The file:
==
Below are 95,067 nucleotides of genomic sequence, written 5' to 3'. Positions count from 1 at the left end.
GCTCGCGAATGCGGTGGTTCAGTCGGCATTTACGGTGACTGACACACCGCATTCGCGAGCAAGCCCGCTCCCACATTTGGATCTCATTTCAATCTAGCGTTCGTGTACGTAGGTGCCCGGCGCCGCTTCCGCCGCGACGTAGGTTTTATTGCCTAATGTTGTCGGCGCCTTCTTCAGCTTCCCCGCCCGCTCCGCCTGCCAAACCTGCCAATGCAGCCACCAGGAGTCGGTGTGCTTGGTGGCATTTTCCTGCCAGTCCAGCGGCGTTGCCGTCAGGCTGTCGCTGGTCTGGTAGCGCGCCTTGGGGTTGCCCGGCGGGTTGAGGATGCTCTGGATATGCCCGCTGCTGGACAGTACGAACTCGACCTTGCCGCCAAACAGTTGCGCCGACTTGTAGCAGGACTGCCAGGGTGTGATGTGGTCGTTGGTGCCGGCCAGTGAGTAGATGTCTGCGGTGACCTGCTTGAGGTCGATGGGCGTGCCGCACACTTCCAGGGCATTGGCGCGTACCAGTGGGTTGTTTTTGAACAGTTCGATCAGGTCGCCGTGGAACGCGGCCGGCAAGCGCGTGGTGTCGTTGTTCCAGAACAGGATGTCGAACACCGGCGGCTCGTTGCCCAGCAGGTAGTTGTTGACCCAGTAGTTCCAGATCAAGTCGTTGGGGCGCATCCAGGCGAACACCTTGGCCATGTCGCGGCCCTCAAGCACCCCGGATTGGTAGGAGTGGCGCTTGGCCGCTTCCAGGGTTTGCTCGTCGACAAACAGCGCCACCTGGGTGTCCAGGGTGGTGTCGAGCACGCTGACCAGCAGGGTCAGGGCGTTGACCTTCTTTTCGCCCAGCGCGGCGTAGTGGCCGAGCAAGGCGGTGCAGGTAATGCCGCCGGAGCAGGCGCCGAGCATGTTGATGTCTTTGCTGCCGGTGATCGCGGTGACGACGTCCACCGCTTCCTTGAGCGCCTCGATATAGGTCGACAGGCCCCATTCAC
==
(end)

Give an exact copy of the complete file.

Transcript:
Below are 95,067 nucleotides of genomic sequence, written 5' to 3'. Positions count from 1 at the left end.
GCTCGCGAATGCGGTGGTTCAGTCGGCATTTACGGTGACTGACACACCGCATTCGCGAGCAAGCCCGCTCCCACATTTGGATCTCATTTCAATCTAGCGTTCGTGTACGTAGGTGCCCGGCGCCGCTTCCGCCGCGACGTAGGTTTTATTGCCTAATGTTGTCGGCGCCTTCTTCAGCTTCCCCGCCCGCTCCGCCTGCCAAACCTGCCAATGCAGCCACCAGGAGTCGGTGTGCTTGGTGGCATTTTCCTGCCAGTCCAGCGGCGTTGCCGTCAGGCTGTCGCTGGTCTGGTAGCGCGCCTTGGGGTTGCCCGGCGGGTTGAGGATGCTCTGGATATGCCCGCTGCTGGACAGTACGAACTCGACCTTGCCGCCAAACAGTTGCGCCGACTTGTAGCAGGACTGCCAGGGTGTGATGTGGTCGTTGGTGCCGGCCAGTGAGTAGATGTCTGCGGTGACCTGCTTGAGGTCGATGGGCGTGCCGCACACTTCCAGGGCATTGGCGCGTACCAGTGGGTTGTTTTTGAACAGTTCGATCAGGTCGCCGTGGAACGCGGCCGGCAAGCGCGTGGTGTCGTTGTTCCAGAACAGGATGTCGAACACCGGCGGCTCGTTGCCCAGCAGGTAGTTGTTGACCCAGTAGTTCCAGATCAAGTCGTTGGGGCGCATCCAGGCGAACACCTTGGCCATGTCGCGGCCCTCAAGCACCCCGGATTGGTAGGAGTGGCGCTTGGCCGCTTCCAGGGTTTGCTCGTCGACAAACAGCGCCACCTGGGTGTCCAGGGTGGTGTCGAGCACGCTGACCAGCAGGGTCAGGGCGTTGACCTTCTTTTCGCCCAGCGCGGCGTAGTGGCCGAGCAAGGCGGTGCAGGTAATGCCGCCGGAGCAGGCGCCGAGCATGTTGATGTCTTTGCTGCCGGTGATCGCGGTGACGACGTCCACCGCTTCCTTGAGCGCCTCGATATAGGTCGACAGGCCCCATTCAC